When it comes to a Solo 401(k), you may be able to defer a Roth component. This would give you the opportunity to make deferrals into the account with after-tax funds. That means you have the opportunity to take funds out tax-free (as long as you follow the rules). When you take out funds tax-free that means you will not be responsible for any additional takes on the money you take out!
Availability for a Spousal Solo 401(k)
If you are self-employed but have your spouse working for you then they could take advantage of the Solo 401(k). This is only available if your spouse is employed by your business and you pay them a wage or salary that they claim as income.
Drawbacks of a Solo 401(k)
Even though there are some nice benefits that come along with a Solo 401(k), there are still some drawbacks to be aware of. Some of the cons that come along with a 401(k) include:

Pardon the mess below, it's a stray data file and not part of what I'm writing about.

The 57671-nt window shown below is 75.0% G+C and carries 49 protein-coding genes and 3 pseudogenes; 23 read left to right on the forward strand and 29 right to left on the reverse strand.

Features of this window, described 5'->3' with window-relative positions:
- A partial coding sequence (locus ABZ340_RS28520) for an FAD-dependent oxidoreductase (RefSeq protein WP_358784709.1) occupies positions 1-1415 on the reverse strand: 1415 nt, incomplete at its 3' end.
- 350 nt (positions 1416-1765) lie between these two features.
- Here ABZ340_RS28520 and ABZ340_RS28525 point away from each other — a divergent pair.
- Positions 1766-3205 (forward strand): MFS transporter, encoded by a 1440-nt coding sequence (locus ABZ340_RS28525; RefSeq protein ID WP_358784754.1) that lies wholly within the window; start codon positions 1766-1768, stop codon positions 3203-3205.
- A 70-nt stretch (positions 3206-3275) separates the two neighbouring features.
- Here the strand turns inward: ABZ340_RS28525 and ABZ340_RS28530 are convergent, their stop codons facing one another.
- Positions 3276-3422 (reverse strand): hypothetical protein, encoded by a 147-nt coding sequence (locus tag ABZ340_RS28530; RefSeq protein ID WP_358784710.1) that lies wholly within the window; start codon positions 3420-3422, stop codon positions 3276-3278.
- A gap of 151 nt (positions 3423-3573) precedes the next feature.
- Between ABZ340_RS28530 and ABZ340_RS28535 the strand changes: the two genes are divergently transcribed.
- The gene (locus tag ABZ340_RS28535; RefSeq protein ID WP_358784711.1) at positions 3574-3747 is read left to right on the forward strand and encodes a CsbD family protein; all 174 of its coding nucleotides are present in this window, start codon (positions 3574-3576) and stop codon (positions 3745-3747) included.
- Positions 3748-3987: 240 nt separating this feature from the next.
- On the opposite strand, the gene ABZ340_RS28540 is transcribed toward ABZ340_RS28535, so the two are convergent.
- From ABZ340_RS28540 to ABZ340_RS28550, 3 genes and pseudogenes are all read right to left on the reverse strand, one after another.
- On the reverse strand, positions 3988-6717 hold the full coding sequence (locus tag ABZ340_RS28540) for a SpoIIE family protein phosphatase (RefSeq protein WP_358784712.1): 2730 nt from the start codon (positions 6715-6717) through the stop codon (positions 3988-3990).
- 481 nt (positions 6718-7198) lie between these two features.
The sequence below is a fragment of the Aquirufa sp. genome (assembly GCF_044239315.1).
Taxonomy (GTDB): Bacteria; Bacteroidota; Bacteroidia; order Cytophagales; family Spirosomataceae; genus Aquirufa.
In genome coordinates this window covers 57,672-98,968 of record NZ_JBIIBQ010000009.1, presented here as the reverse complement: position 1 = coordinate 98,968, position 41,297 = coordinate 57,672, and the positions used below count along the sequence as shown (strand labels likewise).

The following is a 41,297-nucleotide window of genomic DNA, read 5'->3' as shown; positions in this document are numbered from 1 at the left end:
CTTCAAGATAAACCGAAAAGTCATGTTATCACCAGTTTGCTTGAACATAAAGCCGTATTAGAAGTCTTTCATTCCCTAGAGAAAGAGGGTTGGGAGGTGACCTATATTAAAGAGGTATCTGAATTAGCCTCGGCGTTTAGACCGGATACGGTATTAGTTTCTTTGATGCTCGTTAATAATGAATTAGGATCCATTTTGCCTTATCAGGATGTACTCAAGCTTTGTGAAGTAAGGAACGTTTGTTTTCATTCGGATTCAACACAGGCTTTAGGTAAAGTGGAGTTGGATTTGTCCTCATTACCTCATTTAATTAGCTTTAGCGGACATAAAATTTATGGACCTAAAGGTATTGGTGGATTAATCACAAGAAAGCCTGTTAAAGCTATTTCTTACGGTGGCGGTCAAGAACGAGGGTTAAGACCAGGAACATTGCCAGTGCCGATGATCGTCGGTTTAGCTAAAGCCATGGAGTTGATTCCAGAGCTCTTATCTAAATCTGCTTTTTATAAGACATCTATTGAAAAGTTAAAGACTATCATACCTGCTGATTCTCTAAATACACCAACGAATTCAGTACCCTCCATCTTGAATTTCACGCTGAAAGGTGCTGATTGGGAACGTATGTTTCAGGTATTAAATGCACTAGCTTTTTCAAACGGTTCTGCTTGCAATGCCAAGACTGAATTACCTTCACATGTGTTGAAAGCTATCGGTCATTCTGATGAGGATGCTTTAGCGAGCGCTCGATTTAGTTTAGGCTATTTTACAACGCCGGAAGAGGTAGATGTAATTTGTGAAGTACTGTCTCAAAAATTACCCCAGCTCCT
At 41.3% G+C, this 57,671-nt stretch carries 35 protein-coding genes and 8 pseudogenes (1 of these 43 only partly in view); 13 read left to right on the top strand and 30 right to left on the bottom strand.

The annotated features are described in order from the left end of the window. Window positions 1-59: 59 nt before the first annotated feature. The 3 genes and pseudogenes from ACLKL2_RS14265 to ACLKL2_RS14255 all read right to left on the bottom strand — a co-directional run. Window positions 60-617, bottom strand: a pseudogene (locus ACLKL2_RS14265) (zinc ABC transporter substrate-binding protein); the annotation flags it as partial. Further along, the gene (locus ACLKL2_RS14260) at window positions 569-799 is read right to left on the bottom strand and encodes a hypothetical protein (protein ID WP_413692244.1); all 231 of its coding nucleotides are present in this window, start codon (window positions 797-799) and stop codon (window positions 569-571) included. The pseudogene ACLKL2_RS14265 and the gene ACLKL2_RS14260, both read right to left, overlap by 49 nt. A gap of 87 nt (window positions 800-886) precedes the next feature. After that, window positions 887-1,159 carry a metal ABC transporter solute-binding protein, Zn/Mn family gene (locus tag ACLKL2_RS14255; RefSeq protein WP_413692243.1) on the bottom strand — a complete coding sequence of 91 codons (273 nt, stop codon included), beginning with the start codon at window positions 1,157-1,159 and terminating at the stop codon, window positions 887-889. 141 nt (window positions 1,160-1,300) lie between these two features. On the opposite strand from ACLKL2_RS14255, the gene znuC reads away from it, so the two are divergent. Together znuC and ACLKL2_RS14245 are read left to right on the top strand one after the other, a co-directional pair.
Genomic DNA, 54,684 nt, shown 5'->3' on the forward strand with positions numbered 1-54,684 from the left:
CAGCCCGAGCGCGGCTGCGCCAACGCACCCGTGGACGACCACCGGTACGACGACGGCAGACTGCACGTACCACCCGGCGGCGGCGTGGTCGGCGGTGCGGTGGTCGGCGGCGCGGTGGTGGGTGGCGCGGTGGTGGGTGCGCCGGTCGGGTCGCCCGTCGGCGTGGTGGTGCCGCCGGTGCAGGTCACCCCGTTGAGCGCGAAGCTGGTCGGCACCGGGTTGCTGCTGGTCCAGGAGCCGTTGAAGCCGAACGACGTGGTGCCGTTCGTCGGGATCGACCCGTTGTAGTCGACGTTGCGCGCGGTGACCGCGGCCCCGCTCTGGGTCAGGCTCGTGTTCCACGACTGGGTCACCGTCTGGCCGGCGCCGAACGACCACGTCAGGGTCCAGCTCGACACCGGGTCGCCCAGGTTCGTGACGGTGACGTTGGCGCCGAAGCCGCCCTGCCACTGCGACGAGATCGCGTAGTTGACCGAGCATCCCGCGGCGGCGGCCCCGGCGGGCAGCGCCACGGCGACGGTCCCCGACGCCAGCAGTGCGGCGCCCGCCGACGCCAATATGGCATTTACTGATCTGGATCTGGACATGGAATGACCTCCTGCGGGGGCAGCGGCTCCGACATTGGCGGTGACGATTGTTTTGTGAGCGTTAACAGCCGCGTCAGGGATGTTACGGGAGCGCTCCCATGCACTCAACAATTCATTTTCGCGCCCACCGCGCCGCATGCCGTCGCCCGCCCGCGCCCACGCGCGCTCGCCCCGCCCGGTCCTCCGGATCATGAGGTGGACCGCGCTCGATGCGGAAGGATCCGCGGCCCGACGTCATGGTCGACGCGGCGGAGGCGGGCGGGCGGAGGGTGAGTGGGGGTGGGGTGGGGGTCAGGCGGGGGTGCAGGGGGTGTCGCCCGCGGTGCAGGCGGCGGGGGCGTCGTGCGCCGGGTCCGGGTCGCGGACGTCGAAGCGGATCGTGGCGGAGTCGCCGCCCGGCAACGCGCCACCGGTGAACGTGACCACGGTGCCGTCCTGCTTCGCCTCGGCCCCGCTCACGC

- No Employees
- IRS 5500 Filing
- Substantial and Recurring Contributions
If you want to be eligible to get a Solo 401(k), there are qualifications you need to meet besides being self-employed. You will not be able to have any employees (besides your spouse). So if you plan on getting employees in the future then this may not be the best option for you.
IRS 5500 Filing
The Internal Revenue Service (IRS) requires people to file an annual report on Form 5500-SF if their account has $250,000 or more in assets by the end of the year. However, if your account has less than $250,000 then you may be exempt from the annual filing requirement!
Substantial and Recurring Contributions